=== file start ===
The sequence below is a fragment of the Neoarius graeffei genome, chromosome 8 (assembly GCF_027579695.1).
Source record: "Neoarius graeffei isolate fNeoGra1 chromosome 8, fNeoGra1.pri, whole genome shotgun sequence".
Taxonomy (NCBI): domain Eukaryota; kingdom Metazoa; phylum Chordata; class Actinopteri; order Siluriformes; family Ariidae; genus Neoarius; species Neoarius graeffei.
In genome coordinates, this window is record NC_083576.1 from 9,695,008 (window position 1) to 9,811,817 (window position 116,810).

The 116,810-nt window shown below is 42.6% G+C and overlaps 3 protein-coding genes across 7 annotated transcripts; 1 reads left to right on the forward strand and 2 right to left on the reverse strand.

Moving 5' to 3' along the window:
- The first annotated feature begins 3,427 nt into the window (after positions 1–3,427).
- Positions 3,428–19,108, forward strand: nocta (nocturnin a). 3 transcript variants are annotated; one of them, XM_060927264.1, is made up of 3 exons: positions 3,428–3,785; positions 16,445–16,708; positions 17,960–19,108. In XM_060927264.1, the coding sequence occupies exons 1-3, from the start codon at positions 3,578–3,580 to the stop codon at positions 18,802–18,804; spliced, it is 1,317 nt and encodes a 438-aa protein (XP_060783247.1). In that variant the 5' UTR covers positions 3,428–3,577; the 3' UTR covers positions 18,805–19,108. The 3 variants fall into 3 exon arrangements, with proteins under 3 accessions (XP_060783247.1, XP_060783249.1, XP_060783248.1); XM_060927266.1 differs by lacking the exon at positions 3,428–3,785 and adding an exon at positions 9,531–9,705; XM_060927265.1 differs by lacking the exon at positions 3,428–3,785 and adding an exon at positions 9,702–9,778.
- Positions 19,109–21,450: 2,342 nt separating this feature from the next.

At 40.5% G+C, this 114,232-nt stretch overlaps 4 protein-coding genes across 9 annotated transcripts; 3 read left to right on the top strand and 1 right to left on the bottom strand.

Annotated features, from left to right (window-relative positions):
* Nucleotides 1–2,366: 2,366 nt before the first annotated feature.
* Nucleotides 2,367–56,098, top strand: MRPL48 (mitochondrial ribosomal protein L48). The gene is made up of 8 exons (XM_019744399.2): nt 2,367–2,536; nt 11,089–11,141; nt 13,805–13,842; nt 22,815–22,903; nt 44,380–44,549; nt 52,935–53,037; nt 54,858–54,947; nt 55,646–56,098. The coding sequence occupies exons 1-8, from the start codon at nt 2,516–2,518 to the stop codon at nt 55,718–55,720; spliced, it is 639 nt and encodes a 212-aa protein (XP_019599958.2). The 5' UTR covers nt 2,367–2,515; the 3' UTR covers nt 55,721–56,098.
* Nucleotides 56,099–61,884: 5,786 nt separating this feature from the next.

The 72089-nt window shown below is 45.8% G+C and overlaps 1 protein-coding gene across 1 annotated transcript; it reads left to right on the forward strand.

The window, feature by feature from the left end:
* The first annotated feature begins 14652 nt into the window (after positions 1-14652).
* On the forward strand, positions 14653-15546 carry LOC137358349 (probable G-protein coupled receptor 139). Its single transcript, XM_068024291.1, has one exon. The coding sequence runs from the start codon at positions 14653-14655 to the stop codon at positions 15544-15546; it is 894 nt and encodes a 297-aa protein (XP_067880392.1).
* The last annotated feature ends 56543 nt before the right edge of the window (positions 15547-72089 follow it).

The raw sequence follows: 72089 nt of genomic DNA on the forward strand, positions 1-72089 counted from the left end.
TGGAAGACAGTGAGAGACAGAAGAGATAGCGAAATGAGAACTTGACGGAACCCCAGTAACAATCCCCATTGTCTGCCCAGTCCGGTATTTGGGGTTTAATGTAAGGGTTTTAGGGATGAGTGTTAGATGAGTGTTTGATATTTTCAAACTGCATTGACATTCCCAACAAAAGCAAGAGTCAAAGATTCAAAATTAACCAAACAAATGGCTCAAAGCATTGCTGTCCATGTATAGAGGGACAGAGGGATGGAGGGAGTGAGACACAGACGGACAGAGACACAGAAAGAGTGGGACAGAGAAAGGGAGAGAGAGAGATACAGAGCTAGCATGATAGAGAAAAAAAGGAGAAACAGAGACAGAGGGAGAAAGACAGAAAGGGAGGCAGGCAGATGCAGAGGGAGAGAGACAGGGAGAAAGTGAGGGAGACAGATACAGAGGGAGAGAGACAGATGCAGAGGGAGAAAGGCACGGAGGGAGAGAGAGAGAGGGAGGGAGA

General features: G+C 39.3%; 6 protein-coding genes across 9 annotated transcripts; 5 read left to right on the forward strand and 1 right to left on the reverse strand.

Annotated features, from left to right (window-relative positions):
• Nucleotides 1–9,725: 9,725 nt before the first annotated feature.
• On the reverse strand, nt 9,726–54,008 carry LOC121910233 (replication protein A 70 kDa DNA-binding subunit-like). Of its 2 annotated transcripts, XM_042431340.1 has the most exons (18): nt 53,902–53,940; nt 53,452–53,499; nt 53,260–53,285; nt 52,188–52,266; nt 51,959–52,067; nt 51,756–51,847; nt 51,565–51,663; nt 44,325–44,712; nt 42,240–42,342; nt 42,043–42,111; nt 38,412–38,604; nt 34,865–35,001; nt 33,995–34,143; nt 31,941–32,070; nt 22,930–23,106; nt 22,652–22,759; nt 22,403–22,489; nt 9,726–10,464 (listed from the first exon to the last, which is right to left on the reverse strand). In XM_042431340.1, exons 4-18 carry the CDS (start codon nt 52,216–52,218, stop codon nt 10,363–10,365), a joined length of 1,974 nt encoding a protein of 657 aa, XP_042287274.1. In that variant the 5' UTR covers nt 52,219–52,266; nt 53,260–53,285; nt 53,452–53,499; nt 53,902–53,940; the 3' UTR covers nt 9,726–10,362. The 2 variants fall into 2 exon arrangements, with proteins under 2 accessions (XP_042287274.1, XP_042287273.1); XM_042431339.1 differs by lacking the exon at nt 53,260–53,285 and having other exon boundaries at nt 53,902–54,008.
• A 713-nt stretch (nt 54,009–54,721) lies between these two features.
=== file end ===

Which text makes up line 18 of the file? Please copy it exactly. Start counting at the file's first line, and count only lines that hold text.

* On the forward strand, positions 14653-15546 carry LOC137358349 (probable G-protein coupled receptor 139). Its single transcript, XM_068024291.1, has one exon. The coding sequence runs from the start codon at positions 14653-14655 to the stop codon at positions 15544-15546; it is 894 nt and encodes a 297-aa protein (XP_067880392.1).